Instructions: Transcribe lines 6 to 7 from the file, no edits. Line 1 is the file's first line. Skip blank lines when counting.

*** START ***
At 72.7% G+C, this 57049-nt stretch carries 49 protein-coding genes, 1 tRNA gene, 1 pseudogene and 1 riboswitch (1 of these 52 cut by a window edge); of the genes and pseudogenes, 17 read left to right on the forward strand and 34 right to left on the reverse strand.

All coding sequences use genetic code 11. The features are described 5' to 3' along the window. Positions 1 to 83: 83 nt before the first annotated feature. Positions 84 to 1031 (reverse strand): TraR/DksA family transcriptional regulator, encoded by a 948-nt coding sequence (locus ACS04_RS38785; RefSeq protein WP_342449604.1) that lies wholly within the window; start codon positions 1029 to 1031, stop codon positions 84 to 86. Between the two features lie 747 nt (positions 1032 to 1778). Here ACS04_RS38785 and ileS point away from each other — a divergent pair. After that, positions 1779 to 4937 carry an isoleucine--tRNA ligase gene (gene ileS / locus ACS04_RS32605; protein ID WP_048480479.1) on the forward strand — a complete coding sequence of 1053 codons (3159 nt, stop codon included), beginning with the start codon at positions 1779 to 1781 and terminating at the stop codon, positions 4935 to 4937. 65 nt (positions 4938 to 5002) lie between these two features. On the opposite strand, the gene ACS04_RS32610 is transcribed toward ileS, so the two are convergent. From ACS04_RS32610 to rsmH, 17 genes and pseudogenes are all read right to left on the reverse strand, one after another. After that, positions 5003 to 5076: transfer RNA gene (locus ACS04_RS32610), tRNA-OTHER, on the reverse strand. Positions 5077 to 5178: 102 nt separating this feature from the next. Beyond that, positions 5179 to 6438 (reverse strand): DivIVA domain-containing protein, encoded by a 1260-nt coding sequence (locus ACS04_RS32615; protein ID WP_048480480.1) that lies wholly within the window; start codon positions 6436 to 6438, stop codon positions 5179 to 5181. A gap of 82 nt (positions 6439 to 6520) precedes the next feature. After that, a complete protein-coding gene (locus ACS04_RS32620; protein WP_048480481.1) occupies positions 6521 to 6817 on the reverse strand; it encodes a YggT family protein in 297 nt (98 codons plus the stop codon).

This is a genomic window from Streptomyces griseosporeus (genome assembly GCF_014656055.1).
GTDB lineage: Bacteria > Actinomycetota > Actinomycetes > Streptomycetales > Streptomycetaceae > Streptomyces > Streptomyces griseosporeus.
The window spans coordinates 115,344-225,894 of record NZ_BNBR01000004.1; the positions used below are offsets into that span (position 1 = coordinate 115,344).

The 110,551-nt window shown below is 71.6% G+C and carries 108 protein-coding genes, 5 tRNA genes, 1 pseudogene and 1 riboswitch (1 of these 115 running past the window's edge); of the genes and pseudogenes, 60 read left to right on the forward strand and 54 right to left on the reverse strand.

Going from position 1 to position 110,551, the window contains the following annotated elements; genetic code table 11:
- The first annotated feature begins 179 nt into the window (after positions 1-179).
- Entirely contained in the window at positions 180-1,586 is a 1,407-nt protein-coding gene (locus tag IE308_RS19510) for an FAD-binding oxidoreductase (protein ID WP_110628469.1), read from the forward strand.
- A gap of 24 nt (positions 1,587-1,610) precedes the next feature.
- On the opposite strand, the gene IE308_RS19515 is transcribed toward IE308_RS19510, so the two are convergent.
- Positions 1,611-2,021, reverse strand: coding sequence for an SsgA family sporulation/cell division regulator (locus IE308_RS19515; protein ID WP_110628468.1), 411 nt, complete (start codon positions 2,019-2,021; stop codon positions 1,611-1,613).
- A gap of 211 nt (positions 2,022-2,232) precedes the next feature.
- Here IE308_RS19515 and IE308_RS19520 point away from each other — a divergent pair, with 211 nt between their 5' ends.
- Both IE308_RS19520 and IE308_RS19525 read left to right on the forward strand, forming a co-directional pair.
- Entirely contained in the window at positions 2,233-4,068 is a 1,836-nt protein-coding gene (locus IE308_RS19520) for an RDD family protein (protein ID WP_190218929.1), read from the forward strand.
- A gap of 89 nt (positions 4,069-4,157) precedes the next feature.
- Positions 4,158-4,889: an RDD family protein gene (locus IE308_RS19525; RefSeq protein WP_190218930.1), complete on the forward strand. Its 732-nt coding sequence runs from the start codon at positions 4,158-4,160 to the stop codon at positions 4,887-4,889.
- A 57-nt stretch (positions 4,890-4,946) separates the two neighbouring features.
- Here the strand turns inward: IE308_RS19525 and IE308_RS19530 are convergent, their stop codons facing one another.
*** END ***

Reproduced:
The 110,551-nt window shown below is 71.6% G+C and carries 108 protein-coding genes, 5 tRNA genes, 1 pseudogene and 1 riboswitch (1 of these 115 running past the window's edge); of the genes and pseudogenes, 60 read left to right on the forward strand and 54 right to left on the reverse strand.

Going from position 1 to position 110,551, the window contains the following annotated elements; genetic code table 11: